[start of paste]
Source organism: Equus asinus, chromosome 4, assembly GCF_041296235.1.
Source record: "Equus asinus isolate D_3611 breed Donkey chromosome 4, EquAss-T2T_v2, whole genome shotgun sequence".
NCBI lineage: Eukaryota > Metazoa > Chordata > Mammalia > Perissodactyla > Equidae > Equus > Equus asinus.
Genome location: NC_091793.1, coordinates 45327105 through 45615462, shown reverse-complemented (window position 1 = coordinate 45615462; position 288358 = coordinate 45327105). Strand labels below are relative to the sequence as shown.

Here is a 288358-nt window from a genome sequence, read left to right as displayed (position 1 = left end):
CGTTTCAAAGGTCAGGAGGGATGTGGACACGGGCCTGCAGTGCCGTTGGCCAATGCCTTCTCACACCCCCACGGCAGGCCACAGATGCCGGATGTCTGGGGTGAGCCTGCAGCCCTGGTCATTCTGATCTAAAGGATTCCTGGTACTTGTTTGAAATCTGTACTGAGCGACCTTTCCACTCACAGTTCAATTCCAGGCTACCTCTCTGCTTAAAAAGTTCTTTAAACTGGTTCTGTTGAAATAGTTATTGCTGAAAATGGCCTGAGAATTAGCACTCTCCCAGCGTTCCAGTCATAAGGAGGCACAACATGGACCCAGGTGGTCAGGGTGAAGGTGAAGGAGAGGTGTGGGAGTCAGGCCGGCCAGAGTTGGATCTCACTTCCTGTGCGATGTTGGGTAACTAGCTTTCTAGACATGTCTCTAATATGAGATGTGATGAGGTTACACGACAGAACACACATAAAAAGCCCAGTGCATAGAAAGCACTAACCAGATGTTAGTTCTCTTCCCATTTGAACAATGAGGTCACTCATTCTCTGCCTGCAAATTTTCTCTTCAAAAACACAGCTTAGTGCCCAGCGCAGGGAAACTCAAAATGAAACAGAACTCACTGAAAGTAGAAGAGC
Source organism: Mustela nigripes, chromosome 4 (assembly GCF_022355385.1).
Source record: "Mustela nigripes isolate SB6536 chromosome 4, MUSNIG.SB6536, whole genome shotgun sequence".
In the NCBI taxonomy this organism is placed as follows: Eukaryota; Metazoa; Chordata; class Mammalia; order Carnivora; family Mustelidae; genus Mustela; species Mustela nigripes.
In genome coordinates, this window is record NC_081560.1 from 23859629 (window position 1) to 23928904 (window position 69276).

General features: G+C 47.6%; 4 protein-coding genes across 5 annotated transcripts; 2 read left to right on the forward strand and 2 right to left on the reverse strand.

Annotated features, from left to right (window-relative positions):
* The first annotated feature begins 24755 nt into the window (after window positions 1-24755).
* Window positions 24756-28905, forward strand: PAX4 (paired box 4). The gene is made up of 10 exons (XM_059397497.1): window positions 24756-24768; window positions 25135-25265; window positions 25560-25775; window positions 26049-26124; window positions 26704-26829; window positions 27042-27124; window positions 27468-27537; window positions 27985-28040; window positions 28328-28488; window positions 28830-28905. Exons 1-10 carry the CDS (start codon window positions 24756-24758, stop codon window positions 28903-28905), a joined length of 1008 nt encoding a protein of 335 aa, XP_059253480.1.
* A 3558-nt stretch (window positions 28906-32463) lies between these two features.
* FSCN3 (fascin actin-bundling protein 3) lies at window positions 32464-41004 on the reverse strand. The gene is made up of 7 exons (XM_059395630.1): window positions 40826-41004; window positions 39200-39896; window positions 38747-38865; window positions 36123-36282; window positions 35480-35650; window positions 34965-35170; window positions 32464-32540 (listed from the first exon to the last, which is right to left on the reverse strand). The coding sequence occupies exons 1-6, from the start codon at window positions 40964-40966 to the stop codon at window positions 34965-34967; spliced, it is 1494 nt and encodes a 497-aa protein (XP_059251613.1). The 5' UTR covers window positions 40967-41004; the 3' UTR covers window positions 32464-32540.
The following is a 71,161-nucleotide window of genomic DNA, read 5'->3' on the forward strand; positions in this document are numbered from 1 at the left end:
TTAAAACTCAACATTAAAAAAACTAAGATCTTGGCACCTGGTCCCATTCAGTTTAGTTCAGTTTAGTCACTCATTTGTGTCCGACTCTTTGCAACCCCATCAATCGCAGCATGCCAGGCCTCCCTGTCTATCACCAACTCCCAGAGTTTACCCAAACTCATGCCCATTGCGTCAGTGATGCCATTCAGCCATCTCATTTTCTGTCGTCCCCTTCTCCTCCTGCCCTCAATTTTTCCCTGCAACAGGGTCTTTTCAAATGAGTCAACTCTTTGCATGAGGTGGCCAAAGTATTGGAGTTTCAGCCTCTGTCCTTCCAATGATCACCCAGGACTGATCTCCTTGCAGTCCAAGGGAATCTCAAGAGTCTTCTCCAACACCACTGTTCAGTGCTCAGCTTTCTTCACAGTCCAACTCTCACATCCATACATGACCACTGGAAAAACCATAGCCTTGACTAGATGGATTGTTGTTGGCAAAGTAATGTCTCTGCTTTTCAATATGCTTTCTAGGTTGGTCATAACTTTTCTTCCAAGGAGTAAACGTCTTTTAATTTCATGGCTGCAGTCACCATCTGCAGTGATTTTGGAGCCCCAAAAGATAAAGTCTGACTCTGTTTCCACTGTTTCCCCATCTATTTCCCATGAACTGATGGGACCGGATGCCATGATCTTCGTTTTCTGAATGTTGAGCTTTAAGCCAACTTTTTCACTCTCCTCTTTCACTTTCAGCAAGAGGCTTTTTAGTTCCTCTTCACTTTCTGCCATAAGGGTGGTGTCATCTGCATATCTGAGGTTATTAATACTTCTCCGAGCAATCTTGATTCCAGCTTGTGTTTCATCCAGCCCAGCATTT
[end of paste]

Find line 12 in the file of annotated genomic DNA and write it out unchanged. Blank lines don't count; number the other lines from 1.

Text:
Annotated features, from left to right (window-relative positions):